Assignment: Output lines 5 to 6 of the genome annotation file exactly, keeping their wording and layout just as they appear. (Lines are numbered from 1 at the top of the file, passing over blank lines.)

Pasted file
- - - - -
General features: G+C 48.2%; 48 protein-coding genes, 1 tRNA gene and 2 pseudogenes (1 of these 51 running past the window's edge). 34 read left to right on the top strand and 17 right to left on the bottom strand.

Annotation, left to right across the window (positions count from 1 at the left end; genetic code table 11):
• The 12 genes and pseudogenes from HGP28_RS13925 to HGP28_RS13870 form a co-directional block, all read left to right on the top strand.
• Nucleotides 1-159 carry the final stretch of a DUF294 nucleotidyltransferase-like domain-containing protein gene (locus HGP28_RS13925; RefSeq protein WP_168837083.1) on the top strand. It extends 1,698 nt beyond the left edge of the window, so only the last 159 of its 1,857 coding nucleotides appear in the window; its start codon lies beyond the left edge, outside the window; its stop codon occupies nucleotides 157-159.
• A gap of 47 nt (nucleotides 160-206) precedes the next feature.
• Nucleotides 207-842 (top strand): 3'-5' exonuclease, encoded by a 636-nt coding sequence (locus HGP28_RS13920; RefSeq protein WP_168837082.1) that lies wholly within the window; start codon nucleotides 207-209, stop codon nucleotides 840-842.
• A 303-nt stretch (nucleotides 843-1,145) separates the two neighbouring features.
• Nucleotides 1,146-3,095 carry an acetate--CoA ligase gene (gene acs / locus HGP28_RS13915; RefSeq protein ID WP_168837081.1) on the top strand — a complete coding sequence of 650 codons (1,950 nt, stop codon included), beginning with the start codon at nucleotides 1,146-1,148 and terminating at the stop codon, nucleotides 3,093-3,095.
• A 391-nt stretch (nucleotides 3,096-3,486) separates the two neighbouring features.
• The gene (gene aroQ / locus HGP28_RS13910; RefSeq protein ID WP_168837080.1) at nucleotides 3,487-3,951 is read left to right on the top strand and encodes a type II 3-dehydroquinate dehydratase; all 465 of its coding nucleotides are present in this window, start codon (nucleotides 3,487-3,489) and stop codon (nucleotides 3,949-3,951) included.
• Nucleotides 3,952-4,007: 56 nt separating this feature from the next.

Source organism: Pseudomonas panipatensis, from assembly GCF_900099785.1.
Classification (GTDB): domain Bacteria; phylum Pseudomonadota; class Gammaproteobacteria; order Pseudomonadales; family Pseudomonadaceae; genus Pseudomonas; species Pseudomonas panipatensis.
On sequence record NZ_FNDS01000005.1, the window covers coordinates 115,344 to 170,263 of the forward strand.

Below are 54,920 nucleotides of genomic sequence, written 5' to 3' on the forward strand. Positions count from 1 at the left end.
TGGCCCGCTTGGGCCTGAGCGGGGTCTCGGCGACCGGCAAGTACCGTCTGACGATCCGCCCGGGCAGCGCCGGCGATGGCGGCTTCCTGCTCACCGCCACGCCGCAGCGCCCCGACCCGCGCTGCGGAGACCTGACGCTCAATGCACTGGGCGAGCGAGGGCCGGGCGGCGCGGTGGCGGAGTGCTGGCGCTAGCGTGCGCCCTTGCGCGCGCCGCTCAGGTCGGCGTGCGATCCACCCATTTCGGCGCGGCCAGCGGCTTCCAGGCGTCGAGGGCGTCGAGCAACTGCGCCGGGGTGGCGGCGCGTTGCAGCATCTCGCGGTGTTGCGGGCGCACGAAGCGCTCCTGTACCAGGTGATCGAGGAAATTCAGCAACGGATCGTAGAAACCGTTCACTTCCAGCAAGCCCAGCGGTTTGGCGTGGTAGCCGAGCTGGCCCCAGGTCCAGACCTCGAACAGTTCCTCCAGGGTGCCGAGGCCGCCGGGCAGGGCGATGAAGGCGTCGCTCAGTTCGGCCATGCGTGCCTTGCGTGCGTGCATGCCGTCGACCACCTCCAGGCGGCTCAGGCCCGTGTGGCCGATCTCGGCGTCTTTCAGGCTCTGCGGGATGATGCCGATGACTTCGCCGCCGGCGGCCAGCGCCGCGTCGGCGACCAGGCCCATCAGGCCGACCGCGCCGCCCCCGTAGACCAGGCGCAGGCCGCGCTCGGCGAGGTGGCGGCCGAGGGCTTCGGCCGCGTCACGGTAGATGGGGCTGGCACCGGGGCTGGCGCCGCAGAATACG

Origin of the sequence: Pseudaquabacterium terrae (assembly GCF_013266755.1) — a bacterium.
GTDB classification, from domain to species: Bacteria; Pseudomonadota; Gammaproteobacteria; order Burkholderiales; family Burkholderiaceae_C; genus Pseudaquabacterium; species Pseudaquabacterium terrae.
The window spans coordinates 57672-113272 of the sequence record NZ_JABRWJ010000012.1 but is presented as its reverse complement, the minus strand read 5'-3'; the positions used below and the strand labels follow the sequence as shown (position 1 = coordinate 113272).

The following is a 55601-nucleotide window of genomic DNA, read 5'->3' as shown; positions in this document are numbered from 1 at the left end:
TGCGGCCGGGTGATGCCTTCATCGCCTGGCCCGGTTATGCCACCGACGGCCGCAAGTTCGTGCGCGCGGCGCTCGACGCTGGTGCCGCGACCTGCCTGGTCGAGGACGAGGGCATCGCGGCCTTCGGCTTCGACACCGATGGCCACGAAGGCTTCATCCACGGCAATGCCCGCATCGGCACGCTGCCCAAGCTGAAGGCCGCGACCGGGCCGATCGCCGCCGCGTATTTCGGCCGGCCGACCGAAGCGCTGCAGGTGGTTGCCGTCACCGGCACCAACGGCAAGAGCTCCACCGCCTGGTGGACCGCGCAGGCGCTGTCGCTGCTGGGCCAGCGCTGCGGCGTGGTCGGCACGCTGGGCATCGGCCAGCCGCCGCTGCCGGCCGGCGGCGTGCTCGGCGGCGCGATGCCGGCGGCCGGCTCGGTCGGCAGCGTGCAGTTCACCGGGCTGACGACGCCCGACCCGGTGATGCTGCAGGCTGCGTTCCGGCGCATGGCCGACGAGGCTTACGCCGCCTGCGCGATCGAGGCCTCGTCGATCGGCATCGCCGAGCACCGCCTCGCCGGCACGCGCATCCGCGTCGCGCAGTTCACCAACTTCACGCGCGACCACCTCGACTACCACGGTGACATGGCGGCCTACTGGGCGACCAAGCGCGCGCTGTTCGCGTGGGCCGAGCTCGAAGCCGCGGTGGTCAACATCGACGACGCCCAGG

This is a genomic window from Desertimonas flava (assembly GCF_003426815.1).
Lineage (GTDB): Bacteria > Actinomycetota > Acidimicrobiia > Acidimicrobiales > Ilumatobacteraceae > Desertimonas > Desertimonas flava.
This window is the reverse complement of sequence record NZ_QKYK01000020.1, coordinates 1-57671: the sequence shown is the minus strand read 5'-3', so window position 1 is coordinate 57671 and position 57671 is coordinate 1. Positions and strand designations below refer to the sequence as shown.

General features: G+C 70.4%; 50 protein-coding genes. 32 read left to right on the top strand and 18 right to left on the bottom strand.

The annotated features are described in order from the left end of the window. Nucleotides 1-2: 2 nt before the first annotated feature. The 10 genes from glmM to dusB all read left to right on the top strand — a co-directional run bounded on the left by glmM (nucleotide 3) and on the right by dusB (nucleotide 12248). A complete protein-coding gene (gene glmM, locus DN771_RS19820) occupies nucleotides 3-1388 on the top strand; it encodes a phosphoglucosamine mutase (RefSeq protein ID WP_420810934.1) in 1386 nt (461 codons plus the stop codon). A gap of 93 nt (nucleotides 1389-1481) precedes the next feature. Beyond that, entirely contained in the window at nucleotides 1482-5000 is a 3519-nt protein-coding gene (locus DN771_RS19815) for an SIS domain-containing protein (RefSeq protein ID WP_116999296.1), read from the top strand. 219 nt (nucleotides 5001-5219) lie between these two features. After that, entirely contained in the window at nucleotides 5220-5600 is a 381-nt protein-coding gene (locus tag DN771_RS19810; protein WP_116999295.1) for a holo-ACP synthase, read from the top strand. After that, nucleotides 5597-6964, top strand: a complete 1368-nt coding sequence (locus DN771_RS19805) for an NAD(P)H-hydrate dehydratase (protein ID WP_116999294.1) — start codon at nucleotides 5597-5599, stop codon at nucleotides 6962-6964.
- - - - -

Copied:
• A gap of 47 nt (nucleotides 160-206) precedes the next feature.
• Nucleotides 207-842 (top strand): 3'-5' exonuclease, encoded by a 636-nt coding sequence (locus HGP28_RS13920; RefSeq protein WP_168837082.1) that lies wholly within the window; start codon nucleotides 207-209, stop codon nucleotides 840-842.